There is always a lot of talk about traffic in Rome, but in reality Rome is a city for pedestrians. In the city center there are traffic restrictions and the use of public transport is often cumbersome or even impossible. The predominant mode of locomotion in Rome is therefore on foot.
Streets and alleys in Rome have developed in the millennia and follow no tangible logic. Winding alleys meander around ancient remains and medieval palaces. Builders and architects wanted to impress with their power and their art and they endeavored to achieve surprise effects. So you go through a small alley and suddenly stand in front of the Trevi Fountain or in Piazza Navona.
Here I give you some guidance and some tips and routes on how to get around Rome best.
Clothing and equipment
If you are on foot in Rome, you need good footwear. In Rome there is a lot of cobblestones, the sidewalks are uneven and holey. With high heels you are traveling dangerously and even sandals are uncomfortable. You are well prepared for visiting sacral sites when your clothing covers your knees. This applies to skirts as well as shorts. The shoulders must be covered, a pareo is enough. In addition, you should have a sunscreen, a hat, a cap or a parasol.
Especially on hot days you should have a water bottle with you. In Rome, there are wells everywhere where you can refill the bottle.
A good way to get to know Rome is by guided tours. There are numerous guided tours where you can get to know ancient Rome or the monuments in the center within a few hours on foot. The guide will show you the highlights and give explanations. He will take you on the best way through the winding streets of Rome, where you can easily get lost.
Free tours are offered by the organizer Big Bus when you buy a ticket for the Hop on hop off bus. Big Bus offers the following tours for its passengers for free:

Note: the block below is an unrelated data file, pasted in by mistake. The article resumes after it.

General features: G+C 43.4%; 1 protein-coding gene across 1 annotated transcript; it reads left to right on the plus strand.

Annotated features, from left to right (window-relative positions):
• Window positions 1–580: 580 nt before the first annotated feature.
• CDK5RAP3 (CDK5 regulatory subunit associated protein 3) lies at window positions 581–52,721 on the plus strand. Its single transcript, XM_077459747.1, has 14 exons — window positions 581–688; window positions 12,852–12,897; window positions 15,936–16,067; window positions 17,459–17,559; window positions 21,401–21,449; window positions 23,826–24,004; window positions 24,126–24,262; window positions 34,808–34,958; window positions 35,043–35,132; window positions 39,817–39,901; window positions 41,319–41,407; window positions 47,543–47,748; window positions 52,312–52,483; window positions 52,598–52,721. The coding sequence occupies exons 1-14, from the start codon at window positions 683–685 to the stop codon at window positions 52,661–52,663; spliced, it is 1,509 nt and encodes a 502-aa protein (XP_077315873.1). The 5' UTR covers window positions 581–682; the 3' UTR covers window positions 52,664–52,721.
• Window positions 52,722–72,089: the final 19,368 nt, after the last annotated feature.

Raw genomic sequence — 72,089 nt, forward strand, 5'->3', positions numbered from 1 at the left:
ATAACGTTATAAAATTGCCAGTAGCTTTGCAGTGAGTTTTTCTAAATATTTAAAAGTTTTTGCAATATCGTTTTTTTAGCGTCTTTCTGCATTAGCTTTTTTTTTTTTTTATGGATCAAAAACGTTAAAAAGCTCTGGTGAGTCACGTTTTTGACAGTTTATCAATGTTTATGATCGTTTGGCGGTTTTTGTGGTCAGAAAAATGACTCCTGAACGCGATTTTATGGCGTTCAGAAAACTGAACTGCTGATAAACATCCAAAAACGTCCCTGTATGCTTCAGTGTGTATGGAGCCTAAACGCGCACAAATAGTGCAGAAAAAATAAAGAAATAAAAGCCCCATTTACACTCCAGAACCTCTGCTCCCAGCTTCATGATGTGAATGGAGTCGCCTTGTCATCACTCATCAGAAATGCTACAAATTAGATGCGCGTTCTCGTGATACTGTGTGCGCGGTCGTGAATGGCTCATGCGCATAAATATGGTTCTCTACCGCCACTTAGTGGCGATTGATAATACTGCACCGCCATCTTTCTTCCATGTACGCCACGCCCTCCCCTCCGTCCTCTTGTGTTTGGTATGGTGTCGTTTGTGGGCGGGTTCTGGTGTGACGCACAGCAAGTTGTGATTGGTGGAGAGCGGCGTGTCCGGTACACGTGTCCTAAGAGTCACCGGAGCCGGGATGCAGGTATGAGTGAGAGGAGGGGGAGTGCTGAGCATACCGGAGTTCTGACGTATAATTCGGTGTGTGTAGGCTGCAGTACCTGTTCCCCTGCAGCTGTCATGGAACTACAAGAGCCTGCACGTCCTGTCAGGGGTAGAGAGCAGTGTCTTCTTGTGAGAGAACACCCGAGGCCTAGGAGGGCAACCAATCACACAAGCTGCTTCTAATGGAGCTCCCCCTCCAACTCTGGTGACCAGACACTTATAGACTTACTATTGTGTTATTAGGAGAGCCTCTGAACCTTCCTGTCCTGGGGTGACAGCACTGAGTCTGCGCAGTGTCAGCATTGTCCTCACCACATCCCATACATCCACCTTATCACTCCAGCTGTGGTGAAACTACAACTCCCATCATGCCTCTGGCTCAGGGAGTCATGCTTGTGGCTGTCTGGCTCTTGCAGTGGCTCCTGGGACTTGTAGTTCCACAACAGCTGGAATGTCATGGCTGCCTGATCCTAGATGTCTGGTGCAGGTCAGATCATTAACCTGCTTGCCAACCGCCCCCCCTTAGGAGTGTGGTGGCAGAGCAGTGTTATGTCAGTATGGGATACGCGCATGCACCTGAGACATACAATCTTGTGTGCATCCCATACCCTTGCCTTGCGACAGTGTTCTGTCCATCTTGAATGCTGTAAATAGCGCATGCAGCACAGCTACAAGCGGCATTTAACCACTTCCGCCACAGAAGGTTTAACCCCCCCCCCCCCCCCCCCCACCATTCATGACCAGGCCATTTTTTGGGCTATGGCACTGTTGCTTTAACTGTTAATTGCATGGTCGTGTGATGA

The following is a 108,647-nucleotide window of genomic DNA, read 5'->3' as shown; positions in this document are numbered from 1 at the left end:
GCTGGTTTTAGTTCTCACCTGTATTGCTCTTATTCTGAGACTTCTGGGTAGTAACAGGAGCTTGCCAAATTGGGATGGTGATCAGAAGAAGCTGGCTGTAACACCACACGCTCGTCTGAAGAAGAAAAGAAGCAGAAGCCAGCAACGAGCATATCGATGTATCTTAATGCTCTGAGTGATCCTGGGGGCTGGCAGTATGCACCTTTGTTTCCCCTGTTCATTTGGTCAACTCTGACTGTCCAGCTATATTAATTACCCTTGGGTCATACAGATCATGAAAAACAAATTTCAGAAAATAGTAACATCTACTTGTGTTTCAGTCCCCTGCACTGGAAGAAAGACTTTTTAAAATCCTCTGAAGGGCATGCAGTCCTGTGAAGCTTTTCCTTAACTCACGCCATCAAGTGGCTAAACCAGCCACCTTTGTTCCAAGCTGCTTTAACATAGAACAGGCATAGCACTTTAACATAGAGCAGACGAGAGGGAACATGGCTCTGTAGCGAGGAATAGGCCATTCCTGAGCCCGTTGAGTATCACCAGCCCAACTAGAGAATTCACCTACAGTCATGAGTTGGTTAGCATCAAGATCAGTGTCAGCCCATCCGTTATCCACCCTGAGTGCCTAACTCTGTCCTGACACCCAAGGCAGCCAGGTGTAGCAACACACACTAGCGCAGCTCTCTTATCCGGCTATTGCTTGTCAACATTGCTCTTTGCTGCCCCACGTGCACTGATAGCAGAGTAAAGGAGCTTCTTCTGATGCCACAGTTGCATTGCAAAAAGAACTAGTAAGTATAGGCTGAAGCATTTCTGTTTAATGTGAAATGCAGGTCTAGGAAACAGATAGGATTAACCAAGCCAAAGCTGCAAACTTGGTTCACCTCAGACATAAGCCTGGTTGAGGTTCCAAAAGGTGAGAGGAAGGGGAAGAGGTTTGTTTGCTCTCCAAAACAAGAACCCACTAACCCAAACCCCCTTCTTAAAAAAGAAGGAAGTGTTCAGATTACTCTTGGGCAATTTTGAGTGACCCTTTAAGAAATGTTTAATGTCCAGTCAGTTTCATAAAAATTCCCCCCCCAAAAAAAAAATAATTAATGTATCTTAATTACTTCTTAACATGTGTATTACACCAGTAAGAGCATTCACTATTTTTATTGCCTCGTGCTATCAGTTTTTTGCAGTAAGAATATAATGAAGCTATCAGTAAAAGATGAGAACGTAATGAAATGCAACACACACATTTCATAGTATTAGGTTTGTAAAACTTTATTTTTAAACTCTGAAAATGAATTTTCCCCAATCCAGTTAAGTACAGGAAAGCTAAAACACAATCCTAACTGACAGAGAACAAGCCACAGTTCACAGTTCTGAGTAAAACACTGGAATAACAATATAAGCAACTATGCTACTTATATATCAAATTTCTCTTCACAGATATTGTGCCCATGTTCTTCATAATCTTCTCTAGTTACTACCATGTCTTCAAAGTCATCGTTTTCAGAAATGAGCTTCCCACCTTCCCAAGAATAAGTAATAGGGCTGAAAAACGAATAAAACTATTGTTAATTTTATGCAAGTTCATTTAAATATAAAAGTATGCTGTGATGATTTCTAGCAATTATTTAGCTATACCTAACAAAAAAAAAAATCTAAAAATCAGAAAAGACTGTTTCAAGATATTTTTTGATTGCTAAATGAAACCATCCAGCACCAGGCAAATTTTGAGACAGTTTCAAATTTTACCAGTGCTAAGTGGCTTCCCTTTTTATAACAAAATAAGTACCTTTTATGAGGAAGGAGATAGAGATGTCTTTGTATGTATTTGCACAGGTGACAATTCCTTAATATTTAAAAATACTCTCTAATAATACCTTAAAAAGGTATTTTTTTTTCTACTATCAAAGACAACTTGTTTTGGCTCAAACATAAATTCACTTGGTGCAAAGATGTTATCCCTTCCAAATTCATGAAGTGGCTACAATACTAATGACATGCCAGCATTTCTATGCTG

- The surroundings of the Vatican and St. Peter’s Square
- From the Capitol to the Colosseum
- Pantheon and Piazza Navona
- From Piazza Barberini to the Spanish Steps
Good starting point for a city walk in Rome are the metro stations of line B, Colosseum, Circus Maximus, Pyramid, San Paolo.
At the Tiber
The Tiber banks are ideal for walkers, hikers, joggers and cyclists to cross the city without traffic noise and exhaust fumes. Starting from the Marconi bridge at the Basilica of St. Paul (Metro B station San Paolo) in the south, the orographic right bank is consistently accessible and navigable to the north of Rome. At many bridges you will find the opportunity to ascend via ramps or stairs from the riverbank. In the north of Rome you can turn back to the city center also by rail from the Tor di Quinto station.
Pyramid and Testaccio
The cemetery of non-Catholics (cimitero acattolico) is located behind the pyramid (Metro line B). Many personalities from all over the world are resting here.
Behind it is the quartier Testaccio with a hill of potsherds, which was created in antiquity from discarded clay pots. Here overseas goods were unloaded on the banks of the Tiber. Therefore, the Testaccio has been dealing with food for millennia and is still today a center of gastronomy in Rome.
There are clubs nestled around the hill and opposite is the market hall of the neighborhood with a splendid paninothek, street food and picturesque market stalls.
The former central Roman slaughterhouse now houses a cultural center and a branch of the Macro museum for contemporary art.
The Aventine hill